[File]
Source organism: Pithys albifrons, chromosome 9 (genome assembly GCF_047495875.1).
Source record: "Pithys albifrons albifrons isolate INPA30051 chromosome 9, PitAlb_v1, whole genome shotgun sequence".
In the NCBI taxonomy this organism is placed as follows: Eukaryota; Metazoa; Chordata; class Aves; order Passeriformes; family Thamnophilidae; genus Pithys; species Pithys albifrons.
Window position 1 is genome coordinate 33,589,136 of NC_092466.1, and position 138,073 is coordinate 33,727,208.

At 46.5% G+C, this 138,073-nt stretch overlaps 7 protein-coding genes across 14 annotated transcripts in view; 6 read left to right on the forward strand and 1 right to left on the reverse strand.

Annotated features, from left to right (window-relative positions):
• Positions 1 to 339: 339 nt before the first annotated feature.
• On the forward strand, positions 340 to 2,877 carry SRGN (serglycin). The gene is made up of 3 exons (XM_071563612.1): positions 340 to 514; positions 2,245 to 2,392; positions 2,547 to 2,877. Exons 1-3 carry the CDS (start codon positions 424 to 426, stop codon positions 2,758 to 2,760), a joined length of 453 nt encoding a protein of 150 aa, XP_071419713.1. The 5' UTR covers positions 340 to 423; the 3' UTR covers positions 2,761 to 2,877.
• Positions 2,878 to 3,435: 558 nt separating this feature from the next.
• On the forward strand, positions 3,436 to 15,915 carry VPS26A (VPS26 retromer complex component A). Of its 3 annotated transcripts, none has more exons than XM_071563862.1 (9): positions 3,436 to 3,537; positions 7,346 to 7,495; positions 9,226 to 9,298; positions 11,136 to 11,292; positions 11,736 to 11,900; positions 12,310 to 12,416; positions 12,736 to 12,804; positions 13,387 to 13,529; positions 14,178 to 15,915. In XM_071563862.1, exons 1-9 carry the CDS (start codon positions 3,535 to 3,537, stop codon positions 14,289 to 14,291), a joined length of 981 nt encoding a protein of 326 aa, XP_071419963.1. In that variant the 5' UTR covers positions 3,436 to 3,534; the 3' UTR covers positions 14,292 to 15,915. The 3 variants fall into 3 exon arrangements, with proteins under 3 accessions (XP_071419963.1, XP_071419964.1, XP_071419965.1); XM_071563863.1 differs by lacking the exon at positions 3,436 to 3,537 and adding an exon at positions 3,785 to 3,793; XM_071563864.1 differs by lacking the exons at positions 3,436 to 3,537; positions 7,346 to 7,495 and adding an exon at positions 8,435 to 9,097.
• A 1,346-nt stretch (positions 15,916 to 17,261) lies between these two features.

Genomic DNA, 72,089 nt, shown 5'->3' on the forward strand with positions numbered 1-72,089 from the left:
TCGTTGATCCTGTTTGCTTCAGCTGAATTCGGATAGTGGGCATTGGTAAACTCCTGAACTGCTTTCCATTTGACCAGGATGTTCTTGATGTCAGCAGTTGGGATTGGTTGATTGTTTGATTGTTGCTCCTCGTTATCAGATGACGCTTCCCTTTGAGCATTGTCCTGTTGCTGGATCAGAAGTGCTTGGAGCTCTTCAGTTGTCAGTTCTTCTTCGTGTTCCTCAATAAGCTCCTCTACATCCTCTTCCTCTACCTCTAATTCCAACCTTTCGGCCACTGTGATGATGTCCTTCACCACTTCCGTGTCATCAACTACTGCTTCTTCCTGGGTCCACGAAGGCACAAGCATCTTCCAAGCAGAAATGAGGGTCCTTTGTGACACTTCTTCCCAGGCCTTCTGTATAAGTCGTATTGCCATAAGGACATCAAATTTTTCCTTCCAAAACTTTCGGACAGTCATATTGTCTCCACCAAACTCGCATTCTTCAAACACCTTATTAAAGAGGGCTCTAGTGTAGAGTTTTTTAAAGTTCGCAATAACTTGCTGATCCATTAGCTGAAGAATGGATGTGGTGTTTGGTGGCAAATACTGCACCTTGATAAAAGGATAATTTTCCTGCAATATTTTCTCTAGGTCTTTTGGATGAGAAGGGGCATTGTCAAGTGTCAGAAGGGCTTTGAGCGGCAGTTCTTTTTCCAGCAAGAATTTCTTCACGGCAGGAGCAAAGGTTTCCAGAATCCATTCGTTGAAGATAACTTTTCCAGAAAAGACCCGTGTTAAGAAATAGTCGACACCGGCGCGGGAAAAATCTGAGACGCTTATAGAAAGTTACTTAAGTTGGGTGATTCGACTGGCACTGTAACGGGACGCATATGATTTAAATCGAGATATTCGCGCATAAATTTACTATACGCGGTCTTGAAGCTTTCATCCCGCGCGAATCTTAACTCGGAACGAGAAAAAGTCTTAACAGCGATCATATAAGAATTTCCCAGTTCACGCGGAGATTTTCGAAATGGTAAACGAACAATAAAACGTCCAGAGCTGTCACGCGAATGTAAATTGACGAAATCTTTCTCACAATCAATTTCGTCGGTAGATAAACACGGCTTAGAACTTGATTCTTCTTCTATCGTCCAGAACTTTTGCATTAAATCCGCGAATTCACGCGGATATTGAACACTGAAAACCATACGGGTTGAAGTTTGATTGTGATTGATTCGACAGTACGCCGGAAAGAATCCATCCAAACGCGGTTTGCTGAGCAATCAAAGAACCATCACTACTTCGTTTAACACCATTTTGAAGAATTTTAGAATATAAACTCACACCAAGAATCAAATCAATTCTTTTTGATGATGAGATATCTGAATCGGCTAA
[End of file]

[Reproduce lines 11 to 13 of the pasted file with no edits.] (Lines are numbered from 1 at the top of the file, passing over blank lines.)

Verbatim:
• A 1,346-nt stretch (positions 15,916 to 17,261) lies between these two features.

Genomic DNA, 72,089 nt, shown 5'->3' on the forward strand with positions numbered 1-72,089 from the left:
TCGTTGATCCTGTTTGCTTCAGCTGAATTCGGATAGTGGGCATTGGTAAACTCCTGAACTGCTTTCCATTTGACCAGGATGTTCTTGATGTCAGCAGTTGGGATTGGTTGATTGTTTGATTGTTGCTCCTCGTTATCAGATGACGCTTCCCTTTGAGCATTGTCCTGTTGCTGGATCAGAAGTGCTTGGAGCTCTTCAGTTGTCAGTTCTTCTTCGTGTTCCTCAATAAGCTCCTCTACATCCTCTTCCTCTACCTCTAATTCCAACCTTTCGGCCACTGTGATGATGTCCTTCACCACTTCCGTGTCATCAACTACTGCTTCTTCCTGGGTCCACGAAGGCACAAGCATCTTCCAAGCAGAAATGAGGGTCCTTTGTGACACTTCTTCCCAGGCCTTCTGTATAAGTCGTATTGCCATAAGGACATCAAATTTTTCCTTCCAAAACTTTCGGACAGTCATATTGTCTCCACCAAACTCGCATTCTTCAAACACCTTATTAAAGAGGGCTCTAGTGTAGAGTTTTTTAAAGTTCGCAATAACTTGCTGATCCATTAGCTGAAGAATGGATGTGGTGTTTGGTGGCAAATACTGCACCTTGATAAAAGGATAATTTTCCTGCAATATTTTCTCTAGGTCTTTTGGATGAGAAGGGGCATTGTCAAGTGTCAGAAGGGCTTTGAGCGGCAGTTCTTTTTCCAGCAAGAATTTCTTCACGGCAGGAGCAAAGGTTTCCAGAATCCATTCGTTGAAGATAACTTTTCCAGAAAAGACCCGTGTTAAGAAATAGTCGACACCGGCGCGGGAAAAATCTGAGACGCTTATAGAAAGTTACTTAAGTTGGGTGATTCGACTGGCACTGTAACGGGACGCATATGATTTAAATCGAGATATTCGCGCATAAATTTACTATACGCGGTCTTGAAGCTTTCATCCCGCGCGAATCTTAACTCGGAACGAGAAAAAGTCTTAACAGCGATCATATAAGAATTTCCCAGTTCACGCGGAGATTTTCGAAATGGTAAACGAACAATAAAACGTCCAGAGCTGTCACGCGAATGTAAATTGACGAAATCTTTCTCACAATCAATTTCGTCGGTAGATAAACACGGCTTAGAACTTGATTCTTCTTCTATCGTCCAGAACTTTTGCATTAAATCCGCGAATTCACGCGGATATTGAACACTGAAAACCATACGGGTTGAAGTTTGATTGTGATTGATTCGACAGTACGCCGGAAAGAATCCATCCAAACGCGGTTTGCTGAGCAATCAAAGAACCATCACTACTTCGTTTAACACCATTTTGAAGAATTTTAGAATATAAACTCACACCAAGAATCAAATCAATTCTTTTTGATGATGAGATATCTGAATCGGCTAA